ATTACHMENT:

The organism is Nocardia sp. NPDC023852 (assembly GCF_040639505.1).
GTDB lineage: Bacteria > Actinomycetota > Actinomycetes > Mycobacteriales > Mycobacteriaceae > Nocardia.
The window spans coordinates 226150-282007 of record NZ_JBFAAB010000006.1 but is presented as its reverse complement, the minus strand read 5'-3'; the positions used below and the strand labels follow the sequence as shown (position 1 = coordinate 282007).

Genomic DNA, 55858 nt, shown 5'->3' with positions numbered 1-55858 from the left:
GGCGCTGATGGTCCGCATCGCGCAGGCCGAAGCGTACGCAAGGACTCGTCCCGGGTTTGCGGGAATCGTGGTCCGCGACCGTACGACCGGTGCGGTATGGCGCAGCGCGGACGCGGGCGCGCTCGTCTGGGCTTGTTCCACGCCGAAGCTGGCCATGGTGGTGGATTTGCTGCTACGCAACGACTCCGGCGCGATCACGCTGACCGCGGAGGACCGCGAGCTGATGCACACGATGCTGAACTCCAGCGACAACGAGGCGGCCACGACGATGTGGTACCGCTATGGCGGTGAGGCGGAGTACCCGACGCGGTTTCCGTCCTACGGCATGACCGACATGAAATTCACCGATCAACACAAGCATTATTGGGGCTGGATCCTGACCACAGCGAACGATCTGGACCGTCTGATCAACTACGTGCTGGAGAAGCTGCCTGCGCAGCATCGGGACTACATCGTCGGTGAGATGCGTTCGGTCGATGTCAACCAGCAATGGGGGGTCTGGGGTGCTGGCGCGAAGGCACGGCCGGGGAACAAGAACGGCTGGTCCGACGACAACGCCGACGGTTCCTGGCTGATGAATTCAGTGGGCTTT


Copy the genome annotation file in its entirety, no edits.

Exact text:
The organism is Nocardia sp. NPDC023852 (assembly GCF_040639505.1).
GTDB lineage: Bacteria > Actinomycetota > Actinomycetes > Mycobacteriales > Mycobacteriaceae > Nocardia.
The window spans coordinates 226150-282007 of record NZ_JBFAAB010000006.1 but is presented as its reverse complement, the minus strand read 5'-3'; the positions used below and the strand labels follow the sequence as shown (position 1 = coordinate 282007).

Genomic DNA, 55858 nt, shown 5'->3' with positions numbered 1-55858 from the left:
GGCGCTGATGGTCCGCATCGCGCAGGCCGAAGCGTACGCAAGGACTCGTCCCGGGTTTGCGGGAATCGTGGTCCGCGACCGTACGACCGGTGCGGTATGGCGCAGCGCGGACGCGGGCGCGCTCGTCTGGGCTTGTTCCACGCCGAAGCTGGCCATGGTGGTGGATTTGCTGCTACGCAACGACTCCGGCGCGATCACGCTGACCGCGGAGGACCGCGAGCTGATGCACACGATGCTGAACTCCAGCGACAACGAGGCGGCCACGACGATGTGGTACCGCTATGGCGGTGAGGCGGAGTACCCGACGCGGTTTCCGTCCTACGGCATGACCGACATGAAATTCACCGATCAACACAAGCATTATTGGGGCTGGATCCTGACCACAGCGAACGATCTGGACCGTCTGATCAACTACGTGCTGGAGAAGCTGCCTGCGCAGCATCGGGACTACATCGTCGGTGAGATGCGTTCGGTCGATGTCAACCAGCAATGGGGGGTCTGGGGTGCTGGCGCGAAGGCACGGCCGGGGAACAAGAACGGCTGGTCCGACGACAACGCCGACGGTTCCTGGCTGATGAATTCAGTGGGCTTT